321 (1987) (landowner who successfully challenges, as a temporary taking, land use regulation that denies all use of its property may recover damages incurred while challenge is pending). [Note 5]
If the governmental regulation neither results in a physical invasion of the property nor deprives a landowner of all economically beneficial use of land, there may nevertheless be a regulatory taking based, in part, on the regulation's economic impact on the property as a whole and the extent to which the regulation has interfered with a property owner's distinct investment-based expectations. [Note 6] See Penn Cent. Transp. Co. v. New York City, supra at 124-125, 130-131; Flynn v. Cambridge, 383 Mass. 152 , 160 (1981). Cf. Wheeler v. Pleasant Grove, 664 F.2d 99, 100 (5th Cir. 1981), cert. denied, 456 U.S. 973 (1982) (ordinance that confiscated landowners' right to construct previously authorized apartment complex is an unconstitutional taking). The challenged regulation did not interfere with the plaintiffs' investment-based expectations. They acquired the property when the regulation was already in effect. See Fragopoulos v. Rent Control Bd. of
Cambridge, supra at 308. The price that they paid for the property should have reflected whatever adverse impact the regulation had on the fair market value of the property. See Flynn v. Cambridge, supra at 160. Moreover, if, as seems reasonably inferable, their investment expectations were based on the ultimate invalidation of the regulation in a judicial proceeding, the plaintiffs' investment expectations had to reflect the anticipated delay in the litigation process. [Note 7]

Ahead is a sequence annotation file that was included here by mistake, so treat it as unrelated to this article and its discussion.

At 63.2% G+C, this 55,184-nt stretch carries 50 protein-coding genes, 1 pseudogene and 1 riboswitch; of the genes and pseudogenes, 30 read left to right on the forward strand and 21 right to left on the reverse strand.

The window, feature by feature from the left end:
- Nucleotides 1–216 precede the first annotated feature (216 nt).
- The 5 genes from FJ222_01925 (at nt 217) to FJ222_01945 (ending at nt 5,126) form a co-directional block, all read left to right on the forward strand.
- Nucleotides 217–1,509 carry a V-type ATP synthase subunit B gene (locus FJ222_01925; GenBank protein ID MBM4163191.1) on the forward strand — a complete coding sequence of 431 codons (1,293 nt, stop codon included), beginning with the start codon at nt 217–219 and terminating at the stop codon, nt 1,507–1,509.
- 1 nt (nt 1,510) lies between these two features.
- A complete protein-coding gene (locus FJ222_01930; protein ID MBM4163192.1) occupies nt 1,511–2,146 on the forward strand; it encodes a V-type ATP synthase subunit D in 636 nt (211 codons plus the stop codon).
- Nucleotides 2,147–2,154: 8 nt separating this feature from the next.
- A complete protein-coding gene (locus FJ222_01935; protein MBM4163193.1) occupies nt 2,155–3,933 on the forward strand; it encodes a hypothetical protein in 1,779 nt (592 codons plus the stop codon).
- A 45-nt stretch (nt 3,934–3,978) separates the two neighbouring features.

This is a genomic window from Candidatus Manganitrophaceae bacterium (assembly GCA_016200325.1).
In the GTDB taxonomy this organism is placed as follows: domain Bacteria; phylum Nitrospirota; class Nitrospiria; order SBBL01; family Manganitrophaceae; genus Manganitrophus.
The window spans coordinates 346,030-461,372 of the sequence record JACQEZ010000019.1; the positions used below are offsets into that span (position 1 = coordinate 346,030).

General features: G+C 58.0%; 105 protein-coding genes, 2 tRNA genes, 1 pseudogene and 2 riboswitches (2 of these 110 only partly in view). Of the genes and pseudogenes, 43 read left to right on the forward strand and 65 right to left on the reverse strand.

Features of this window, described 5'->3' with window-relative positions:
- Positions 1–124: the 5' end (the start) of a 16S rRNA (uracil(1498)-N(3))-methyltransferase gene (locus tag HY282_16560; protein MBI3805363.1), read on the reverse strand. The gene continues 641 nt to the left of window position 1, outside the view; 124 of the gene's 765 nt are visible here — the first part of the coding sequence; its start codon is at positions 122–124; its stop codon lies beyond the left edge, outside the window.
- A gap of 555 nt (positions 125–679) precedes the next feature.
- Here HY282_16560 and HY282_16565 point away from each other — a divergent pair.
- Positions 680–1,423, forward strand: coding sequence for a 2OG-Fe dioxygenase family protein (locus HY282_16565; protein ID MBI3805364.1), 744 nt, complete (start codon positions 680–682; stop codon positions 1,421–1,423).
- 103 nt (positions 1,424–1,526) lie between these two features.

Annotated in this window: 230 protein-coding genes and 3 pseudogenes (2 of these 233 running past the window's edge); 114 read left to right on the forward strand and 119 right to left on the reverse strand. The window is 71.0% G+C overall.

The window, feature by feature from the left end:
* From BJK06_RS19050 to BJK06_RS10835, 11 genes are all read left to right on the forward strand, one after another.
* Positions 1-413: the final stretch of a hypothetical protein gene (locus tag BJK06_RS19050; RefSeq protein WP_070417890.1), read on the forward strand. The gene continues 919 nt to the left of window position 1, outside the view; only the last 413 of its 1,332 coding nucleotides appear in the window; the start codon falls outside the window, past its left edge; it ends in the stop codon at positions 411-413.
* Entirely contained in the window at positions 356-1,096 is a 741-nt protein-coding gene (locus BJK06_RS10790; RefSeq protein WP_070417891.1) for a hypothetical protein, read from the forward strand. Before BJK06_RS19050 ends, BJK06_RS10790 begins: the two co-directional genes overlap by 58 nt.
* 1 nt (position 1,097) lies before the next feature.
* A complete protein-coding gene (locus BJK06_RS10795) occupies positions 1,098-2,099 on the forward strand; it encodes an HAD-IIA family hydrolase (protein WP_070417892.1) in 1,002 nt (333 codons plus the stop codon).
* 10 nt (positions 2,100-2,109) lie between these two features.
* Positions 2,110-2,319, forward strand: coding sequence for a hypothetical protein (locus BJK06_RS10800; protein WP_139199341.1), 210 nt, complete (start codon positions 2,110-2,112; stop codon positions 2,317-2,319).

In considerable measure, the delay to which the plaintiffs were subject is the same kind of delay that commonly occurs in seeking regulatory approvals or changes in local ordinances and by-laws, which are government-imposed processes that have not traditionally been viewed as constituting regulatory takings. See First English Evangelical Lutheran Church of Glendale v. County of Los Angeles, supra at 321 ("We . . . of course do not deal with the quite different questions that would arise in the case of normal delays in obtaining building permits, changes in zoning ordinances, variances, and the like which are not before us"); Bello v. Walker, 840 F.2d 1124, 1126 (3d Cir.), cert. denied, 488 U.S. 851, 868 (1988) ("absent extraordinary circumstances not presented by this case, [even lengthy] delays in issuing a building permit do not result in a `taking'"). Cf. Wilson v. Commonwealth, 414 Mass. 352 , 355 (1992) (unreasonable agency delay in processing application could possibly be regulatory taking, where delay caused total destruction of the property). The fact that the plaintiffs could not make immediate
optimum use of their property (and thus were unable to sell the units at prices higher than those at which they could sell them after the regulation was invalidated) does not constitute a taking. See Andrus v. Allard, 444 U.S. 51, 66 (1979); Flynn v. Cambridge, supra at 160-161.